Your child had been diagnosed with autism, now what?

It’s probably taken months, if not years to finally get a diagnosis for your child. You knew where things were heading, all the signs were there, but when you are told your child has autism you feel like you’ve been hit by a bullet. Your heart is breaking. You’ll have tears for your child and overwhelming emotions. There’s a sense of loss, the loss of what could have been, the grief and the wondering how this happened, what could you have done differently, why me, why my child?

The night we received the diagnosis I lay in bed with my child, cuddling him and sobbing into his pillow while he slept. I had so many thoughts and feelings going through my head. I remember thinking, but he’s still him, he’s still the same person, it’s just now we know why he behaves the way he does.

The next day I was in some sort of denial. I tried to justify everything. No, that’s not autism, that’s just him, that’s just his response, it’s his way of doing things. You start to look on google and question everything, but at the end of the day it doesn’t help, it doesn’t change anything, he still has autism.

I then became angry. I was angry with the world. I was angry with the specialists who diagnosed my son. I was angry with his kinder teachers who prompted me to seek a diagnosis in the first place.

I blamed myself, I thought about what could I have done better. I was angry that I’d worked so much during my pregnancy and perhaps work or relationship stresses had caused this. Perhaps it had something to do with the traumatic labour I endured. Maybe I should have started taking supplements earlier in the pregnancy.

I know now that there is nothing I did wrong, it wasn’t anyone’s fault, but at the time I asked why me? What did I do wrong? Why my son? Why my family? This led to feelings of depression and constant sadness. Feelings of guilt, but most of all feeling overwhelmed and helpless as there was nothing I could do to change the situation.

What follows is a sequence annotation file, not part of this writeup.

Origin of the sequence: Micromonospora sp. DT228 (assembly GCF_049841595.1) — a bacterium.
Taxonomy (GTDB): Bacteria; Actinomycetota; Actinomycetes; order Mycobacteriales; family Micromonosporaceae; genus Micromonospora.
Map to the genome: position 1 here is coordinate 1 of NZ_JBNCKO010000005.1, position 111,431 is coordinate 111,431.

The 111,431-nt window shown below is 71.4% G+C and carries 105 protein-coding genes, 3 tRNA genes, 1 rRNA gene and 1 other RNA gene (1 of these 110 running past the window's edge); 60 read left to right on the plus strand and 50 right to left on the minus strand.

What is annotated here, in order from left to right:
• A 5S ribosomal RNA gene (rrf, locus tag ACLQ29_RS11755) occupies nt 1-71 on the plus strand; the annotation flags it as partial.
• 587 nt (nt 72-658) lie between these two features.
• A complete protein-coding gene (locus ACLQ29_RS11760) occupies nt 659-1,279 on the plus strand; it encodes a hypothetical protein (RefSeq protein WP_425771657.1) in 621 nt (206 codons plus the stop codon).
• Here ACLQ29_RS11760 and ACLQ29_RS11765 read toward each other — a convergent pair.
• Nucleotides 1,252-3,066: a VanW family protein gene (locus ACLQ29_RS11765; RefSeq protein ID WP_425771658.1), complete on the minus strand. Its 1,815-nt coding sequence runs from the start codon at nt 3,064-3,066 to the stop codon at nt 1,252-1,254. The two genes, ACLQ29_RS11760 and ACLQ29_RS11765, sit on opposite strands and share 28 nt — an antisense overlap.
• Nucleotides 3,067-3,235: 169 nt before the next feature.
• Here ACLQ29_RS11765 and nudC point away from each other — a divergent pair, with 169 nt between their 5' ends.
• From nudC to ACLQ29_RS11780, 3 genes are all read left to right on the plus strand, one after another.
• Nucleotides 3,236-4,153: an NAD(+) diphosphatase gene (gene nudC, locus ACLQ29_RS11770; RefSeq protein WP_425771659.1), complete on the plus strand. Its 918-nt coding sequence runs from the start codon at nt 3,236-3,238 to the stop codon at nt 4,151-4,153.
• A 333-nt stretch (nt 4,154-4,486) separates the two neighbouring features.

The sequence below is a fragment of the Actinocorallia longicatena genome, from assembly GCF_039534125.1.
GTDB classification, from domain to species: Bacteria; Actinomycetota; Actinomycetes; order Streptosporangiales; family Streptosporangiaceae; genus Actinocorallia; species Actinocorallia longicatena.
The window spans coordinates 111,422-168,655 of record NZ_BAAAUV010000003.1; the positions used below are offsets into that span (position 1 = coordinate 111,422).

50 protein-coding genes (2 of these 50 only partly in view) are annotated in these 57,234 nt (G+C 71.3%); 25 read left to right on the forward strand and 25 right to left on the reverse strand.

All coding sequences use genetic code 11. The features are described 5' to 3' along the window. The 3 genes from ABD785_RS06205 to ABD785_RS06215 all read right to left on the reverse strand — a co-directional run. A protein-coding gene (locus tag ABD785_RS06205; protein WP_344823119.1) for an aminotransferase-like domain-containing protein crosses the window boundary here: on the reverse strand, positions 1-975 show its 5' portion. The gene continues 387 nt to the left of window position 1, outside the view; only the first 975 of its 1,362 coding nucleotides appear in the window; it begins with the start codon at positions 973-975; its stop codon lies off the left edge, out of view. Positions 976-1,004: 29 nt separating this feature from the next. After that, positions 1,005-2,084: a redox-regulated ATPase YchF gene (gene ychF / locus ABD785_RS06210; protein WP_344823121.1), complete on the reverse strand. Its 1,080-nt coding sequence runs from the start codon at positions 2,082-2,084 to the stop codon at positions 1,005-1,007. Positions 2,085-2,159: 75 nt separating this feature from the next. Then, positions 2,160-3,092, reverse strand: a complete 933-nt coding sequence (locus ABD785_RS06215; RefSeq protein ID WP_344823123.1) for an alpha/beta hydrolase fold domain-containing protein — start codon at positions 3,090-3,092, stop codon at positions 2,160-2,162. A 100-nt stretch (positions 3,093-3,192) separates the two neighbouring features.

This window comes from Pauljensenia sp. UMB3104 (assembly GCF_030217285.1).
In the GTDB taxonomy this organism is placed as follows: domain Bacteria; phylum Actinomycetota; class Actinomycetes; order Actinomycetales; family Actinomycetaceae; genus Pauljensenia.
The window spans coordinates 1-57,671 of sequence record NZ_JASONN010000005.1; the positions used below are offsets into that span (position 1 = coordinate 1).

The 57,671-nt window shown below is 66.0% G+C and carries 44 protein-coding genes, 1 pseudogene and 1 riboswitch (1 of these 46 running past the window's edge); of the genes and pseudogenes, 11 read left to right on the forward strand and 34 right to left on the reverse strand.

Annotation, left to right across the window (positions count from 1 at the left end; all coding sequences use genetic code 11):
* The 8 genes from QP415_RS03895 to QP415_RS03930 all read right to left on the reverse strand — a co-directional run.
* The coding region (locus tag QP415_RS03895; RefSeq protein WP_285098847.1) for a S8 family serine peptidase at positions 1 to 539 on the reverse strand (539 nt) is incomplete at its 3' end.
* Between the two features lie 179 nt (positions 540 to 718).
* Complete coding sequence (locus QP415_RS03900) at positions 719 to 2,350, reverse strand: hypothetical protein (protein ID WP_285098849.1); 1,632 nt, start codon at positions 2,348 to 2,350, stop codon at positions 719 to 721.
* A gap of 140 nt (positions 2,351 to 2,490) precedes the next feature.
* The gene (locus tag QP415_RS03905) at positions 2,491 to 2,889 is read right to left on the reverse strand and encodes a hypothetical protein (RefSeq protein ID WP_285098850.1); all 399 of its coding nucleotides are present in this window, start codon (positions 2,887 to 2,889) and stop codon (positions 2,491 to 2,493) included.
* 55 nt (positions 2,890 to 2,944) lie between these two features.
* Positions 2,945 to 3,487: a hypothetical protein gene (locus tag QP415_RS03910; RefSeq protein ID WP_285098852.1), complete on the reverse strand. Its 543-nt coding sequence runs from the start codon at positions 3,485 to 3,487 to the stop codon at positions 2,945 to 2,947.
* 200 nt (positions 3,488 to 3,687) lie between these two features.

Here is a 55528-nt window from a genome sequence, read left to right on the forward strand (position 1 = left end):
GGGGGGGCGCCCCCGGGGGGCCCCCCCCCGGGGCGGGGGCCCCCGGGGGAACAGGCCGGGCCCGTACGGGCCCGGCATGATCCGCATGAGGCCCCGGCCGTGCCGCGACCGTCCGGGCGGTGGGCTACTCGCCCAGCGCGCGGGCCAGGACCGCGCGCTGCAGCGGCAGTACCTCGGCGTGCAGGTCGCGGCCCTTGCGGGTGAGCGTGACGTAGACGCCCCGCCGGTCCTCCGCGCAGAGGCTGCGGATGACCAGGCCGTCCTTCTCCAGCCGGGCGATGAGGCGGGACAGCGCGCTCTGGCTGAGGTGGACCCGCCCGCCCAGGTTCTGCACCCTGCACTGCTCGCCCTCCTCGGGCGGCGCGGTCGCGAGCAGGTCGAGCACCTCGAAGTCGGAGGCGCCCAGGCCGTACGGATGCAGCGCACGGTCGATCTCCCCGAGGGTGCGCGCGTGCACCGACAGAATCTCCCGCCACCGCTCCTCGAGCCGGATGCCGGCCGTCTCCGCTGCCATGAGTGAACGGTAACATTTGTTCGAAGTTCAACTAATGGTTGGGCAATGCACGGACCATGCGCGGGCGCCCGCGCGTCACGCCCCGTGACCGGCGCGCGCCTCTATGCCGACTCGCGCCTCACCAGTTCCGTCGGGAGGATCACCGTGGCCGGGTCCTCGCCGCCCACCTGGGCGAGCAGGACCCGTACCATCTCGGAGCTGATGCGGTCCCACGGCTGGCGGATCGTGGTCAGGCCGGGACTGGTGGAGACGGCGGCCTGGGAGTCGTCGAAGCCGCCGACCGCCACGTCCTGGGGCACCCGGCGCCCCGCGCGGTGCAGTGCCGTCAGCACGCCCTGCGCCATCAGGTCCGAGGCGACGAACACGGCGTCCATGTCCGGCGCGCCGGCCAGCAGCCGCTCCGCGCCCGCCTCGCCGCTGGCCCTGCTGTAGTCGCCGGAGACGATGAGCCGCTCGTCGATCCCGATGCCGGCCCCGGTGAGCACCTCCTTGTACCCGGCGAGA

In the end I realised these were the cards we’d been dealt. This was my life now. This was my son’s life and I was going to do everything I could within my power to learn more about autism and to be the best autism Mum I could be to my child.

I started to explore options, seek help and advice from others, and move on with life. I started to surround myself with supportive people, and found other autism parents to help me on this journey. It wasn’t the life I had planned for my child, nor for myself, but it was our life now. It was time to accept autism, embrace autism, and move forward.

If your child had recently been diagnosed with autism, you too will experience these feelings until eventually you come to accept the diagnosis. It will take some time to process everything and move through the stages of grief. There is no right or wrong way about it. Let yourself grieve, let yourself cry, then as you start to move on let yourself learn and grow and until you realise that life will now look a little different, but that’s OK. You will continue to be a great parent and you will do everything you can to give your child the best life you possibly can.


SASI Guest Parent blogger